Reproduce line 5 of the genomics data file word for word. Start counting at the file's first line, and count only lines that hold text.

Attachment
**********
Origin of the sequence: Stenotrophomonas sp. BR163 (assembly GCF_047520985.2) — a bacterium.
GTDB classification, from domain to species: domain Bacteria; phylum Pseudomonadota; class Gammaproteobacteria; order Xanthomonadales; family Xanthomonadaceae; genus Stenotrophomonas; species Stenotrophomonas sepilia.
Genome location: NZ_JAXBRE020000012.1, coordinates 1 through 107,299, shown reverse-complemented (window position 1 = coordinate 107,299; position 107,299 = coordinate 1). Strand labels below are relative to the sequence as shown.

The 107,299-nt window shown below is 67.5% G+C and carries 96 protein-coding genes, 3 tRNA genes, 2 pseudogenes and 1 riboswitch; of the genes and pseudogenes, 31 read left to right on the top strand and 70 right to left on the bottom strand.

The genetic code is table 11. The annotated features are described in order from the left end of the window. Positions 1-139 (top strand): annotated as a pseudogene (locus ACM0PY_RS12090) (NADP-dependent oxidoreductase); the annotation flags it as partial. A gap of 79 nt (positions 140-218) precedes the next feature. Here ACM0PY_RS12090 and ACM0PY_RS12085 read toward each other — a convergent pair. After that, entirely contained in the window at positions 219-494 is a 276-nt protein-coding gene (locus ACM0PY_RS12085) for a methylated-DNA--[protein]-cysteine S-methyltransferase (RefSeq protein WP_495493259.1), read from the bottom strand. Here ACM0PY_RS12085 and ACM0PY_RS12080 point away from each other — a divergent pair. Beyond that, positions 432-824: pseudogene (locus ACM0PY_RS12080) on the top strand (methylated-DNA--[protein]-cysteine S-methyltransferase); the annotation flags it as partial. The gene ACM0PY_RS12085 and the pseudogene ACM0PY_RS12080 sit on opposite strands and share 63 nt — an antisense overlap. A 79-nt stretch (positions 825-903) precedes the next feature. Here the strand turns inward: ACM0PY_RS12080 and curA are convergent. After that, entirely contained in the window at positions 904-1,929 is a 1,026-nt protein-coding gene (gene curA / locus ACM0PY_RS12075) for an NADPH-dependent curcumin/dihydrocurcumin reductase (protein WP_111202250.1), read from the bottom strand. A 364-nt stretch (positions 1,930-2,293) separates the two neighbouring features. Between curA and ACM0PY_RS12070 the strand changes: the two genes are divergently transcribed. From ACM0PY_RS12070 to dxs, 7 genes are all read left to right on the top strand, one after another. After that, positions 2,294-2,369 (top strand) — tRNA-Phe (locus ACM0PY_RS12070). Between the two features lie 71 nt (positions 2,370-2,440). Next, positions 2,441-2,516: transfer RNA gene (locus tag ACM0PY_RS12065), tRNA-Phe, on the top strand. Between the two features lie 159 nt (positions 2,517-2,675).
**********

The genetic code is table 11. The annotated features are described in order from the left end of the window. Positions 1-139 (top strand): annotated as a pseudogene (locus ACM0PY_RS12090) (NADP-dependent oxidoreductase); the annotation flags it as partial. A gap of 79 nt (positions 140-218) precedes the next feature. Here ACM0PY_RS12090 and ACM0PY_RS12085 read toward each other — a convergent pair. After that, entirely contained in the window at positions 219-494 is a 276-nt protein-coding gene (locus ACM0PY_RS12085) for a methylated-DNA--[protein]-cysteine S-methyltransferase (RefSeq protein WP_495493259.1), read from the bottom strand. Here ACM0PY_RS12085 and ACM0PY_RS12080 point away from each other — a divergent pair. Beyond that, positions 432-824: pseudogene (locus ACM0PY_RS12080) on the top strand (methylated-DNA--[protein]-cysteine S-methyltransferase); the annotation flags it as partial. The gene ACM0PY_RS12085 and the pseudogene ACM0PY_RS12080 sit on opposite strands and share 63 nt — an antisense overlap. A 79-nt stretch (positions 825-903) precedes the next feature. Here the strand turns inward: ACM0PY_RS12080 and curA are convergent. After that, entirely contained in the window at positions 904-1,929 is a 1,026-nt protein-coding gene (gene curA / locus ACM0PY_RS12075) for an NADPH-dependent curcumin/dihydrocurcumin reductase (protein WP_111202250.1), read from the bottom strand. A 364-nt stretch (positions 1,930-2,293) separates the two neighbouring features. Between curA and ACM0PY_RS12070 the strand changes: the two genes are divergently transcribed. From ACM0PY_RS12070 to dxs, 7 genes are all read left to right on the top strand, one after another. After that, positions 2,294-2,369 (top strand) — tRNA-Phe (locus ACM0PY_RS12070). Between the two features lie 71 nt (positions 2,370-2,440). Next, positions 2,441-2,516: transfer RNA gene (locus tag ACM0PY_RS12065), tRNA-Phe, on the top strand. Between the two features lie 159 nt (positions 2,517-2,675).